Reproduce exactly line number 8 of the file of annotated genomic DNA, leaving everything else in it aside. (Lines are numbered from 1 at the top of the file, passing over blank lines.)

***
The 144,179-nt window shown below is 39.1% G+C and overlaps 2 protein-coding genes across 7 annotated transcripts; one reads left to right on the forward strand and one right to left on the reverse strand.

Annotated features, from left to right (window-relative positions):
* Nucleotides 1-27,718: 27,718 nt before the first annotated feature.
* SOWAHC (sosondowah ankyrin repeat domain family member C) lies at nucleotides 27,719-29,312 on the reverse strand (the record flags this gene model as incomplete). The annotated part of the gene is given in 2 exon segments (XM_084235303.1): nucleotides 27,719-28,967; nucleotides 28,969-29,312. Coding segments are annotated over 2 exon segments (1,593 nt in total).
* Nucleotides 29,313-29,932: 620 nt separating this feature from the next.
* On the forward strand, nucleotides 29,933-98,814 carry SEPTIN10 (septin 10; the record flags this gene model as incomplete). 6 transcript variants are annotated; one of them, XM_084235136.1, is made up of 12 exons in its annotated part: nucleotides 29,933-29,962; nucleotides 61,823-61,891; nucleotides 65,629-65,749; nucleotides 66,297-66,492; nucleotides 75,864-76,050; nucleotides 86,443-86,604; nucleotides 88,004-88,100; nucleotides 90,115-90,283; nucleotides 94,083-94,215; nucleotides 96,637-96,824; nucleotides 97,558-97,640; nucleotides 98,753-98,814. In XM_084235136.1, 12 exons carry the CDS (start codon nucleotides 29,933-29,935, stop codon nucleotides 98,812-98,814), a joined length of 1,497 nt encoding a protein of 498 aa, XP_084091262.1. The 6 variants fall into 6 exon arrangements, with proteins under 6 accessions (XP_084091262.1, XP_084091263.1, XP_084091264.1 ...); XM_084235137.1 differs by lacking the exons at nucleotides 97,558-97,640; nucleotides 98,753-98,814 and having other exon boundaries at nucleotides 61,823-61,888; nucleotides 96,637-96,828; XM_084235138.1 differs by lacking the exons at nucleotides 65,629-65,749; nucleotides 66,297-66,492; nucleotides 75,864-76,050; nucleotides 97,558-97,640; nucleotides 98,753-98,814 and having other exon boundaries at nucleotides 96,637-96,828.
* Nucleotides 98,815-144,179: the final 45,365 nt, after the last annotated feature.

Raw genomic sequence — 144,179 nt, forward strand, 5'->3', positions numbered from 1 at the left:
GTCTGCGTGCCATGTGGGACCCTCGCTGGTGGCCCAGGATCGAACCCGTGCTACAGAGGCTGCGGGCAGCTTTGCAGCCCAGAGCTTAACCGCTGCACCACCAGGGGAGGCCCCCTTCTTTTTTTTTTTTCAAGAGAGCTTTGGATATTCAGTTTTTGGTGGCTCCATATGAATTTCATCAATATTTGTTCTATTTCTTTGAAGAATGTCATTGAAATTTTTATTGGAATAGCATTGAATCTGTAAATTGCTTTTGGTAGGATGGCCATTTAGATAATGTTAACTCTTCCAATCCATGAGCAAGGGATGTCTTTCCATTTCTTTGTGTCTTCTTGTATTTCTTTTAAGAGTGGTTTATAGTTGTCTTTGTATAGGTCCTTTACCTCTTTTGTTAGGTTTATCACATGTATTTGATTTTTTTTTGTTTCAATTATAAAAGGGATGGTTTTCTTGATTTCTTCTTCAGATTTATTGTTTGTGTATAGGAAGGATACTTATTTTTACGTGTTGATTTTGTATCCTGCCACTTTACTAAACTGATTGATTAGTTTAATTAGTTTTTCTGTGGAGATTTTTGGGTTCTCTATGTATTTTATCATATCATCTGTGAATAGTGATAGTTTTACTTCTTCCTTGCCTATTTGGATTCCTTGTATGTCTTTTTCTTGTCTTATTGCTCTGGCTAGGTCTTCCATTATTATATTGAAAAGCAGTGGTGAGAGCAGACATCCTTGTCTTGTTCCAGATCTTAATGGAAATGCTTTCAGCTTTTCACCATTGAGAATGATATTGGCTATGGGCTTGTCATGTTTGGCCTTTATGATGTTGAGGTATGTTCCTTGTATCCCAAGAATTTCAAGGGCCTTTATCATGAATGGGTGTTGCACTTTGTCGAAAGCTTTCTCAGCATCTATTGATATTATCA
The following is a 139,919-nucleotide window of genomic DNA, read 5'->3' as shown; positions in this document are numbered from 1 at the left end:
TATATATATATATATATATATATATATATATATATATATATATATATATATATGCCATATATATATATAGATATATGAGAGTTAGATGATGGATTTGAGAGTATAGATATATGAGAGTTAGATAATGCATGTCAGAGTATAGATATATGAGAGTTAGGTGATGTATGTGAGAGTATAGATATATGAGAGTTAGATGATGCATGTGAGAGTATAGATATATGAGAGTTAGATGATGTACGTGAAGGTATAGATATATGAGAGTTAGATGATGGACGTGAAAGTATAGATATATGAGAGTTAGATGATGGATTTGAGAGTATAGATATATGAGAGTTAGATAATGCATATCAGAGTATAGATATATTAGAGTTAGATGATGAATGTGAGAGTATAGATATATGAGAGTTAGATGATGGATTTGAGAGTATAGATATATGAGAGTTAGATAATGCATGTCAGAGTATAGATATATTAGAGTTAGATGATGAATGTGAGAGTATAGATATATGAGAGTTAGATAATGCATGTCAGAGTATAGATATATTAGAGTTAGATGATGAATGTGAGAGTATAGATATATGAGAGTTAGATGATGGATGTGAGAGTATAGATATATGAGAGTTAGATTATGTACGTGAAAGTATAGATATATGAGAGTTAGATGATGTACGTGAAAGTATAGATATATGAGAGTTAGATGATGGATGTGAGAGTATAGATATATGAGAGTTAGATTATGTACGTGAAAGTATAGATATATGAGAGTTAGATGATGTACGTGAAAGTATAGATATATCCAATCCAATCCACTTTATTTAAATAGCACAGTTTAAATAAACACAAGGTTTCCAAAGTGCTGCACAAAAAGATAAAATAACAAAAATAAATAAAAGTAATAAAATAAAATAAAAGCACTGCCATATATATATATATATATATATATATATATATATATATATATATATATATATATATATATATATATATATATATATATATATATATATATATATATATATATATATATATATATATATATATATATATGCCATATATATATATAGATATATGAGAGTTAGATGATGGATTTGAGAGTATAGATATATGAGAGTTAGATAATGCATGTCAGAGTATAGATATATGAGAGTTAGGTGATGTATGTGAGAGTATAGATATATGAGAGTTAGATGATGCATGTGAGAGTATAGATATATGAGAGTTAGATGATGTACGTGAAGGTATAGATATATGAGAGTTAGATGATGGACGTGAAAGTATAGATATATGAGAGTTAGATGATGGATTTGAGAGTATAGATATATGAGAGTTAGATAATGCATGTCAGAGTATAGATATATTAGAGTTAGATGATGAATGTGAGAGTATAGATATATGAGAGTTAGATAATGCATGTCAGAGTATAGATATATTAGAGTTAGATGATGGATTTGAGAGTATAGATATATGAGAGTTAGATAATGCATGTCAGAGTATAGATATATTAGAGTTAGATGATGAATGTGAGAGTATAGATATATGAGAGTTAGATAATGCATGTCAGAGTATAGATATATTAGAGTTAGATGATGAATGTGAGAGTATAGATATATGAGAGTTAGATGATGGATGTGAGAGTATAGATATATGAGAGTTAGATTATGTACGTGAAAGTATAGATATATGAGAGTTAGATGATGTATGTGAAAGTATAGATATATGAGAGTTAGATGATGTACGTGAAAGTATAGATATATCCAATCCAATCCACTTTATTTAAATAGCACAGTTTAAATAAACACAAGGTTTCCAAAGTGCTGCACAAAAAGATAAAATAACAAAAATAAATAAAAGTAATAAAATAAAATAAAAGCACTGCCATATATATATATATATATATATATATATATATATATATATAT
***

Raw genomic sequence — 144,179 nt, forward strand, 5'->3', positions numbered from 1 at the left: